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Grrrl Talk: How to Avoid Offensive Language

A big part of my journey as a feminist is learning and helping others learn how to be respectful of other people through the way we talk with one another. Most people typically don’t want to offend other people, but, because of the cultural stigma attached to certain words, we can often unintentionally come off as insensitive and perpetuate harmful stereotypes. Nobody wants to do that, do they? I am not going to list slurs you shouldn’t use because No. 1, it ain’t my job and No. 2, hey, you’ve got the Internet! But, I have compiled a list of ways how you, too, can begin decolonizing your mind:

ListenIf somebody feels uncomfortable with the language you’re using, listen to them. Nobody is trying to vilify you if you were unaware of an offensive term. Just try to be sympathetic and mindful of the harmful impacts it may have on others. It may not seem harmful to you, but you may be coming from a position of privilege, so try to understand where they are coming from.

Avoid using appropriated words I feel like this shouldn’t have to be explained, but it really does. If you’re not part of the group the word is used to oppress, you probably shouldn't be using it. The reason people of an oppressed group use certain terms is because they have re-appropriated them, meaning they have reclaimed and redefined something that previously was harmful and contributed to their systemic oppression. Just because they say something may not mean it’s okay for you to say it.

 Come up with alternative vocabulary We get it: Sometimes it’s hard to break a habit. But as soon as you realize that a term you’ve been using is somewhat derogatory or offensive, try to replace it with other fabulous words in your expansive vocabulary. For instance, when referring to a group of people, instead of saying “you guys,” which can come off as having sexist undertones to some, use more inclusive language like “y’all.” After all, we do live in the South.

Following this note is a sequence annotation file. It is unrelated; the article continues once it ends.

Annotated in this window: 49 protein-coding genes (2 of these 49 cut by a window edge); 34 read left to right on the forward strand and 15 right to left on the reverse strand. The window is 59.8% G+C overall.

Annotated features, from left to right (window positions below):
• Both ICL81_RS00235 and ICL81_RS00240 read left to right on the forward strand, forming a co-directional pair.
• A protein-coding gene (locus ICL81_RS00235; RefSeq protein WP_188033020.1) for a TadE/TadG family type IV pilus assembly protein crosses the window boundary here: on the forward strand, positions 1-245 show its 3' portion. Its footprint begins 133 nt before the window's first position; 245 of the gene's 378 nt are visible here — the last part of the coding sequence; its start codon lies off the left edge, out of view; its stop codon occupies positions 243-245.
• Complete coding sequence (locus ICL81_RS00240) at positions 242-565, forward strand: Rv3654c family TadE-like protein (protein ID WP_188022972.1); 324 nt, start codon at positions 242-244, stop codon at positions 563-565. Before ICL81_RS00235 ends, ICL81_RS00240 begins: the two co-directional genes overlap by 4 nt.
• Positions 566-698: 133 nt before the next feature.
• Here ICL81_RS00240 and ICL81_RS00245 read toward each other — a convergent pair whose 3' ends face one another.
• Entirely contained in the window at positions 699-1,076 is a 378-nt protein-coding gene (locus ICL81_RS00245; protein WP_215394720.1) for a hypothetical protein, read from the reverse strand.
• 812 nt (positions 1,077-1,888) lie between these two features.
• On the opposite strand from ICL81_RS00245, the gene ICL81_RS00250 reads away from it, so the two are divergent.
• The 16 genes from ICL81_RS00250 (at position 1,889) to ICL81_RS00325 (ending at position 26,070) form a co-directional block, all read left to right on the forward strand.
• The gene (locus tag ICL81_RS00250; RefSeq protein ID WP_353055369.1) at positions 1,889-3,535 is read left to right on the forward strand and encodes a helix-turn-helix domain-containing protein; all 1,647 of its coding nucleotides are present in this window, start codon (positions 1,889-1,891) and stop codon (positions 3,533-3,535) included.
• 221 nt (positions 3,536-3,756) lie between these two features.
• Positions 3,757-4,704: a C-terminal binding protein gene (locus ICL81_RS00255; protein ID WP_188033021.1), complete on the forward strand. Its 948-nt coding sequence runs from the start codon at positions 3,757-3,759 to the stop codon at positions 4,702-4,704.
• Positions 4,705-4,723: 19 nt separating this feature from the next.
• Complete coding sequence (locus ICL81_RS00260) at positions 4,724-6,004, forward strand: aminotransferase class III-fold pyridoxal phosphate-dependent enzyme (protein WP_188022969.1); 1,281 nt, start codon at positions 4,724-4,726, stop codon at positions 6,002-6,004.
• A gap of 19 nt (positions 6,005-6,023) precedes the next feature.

A lot of times, we simply don’t realize we’re using harmful language because these harmful stereotypes have been ingrained in us. Before speaking, simply try asking yourself, “Can I think of anyone who would potentially be offended by this?” Generally, you can probably answer that question yourself; offensive language tends to be insensitive towards stigmatized issues such as race, gender, ability, and sexuality. My solution: If you’re going to insult anybody, just use “butthead,” otherwise, be nice, socially conscious, and watch more Portlandia.

Hello! My name is Sarah and I am currently a sophomore studying Public Relations at the beautiful University of Florida. I am a feminist, a lover of cupcakes, an admirer of the arts, and a life-long student. My goal in life is to always learn and love and to help others, as well as myself, surround themselves with good vibes.
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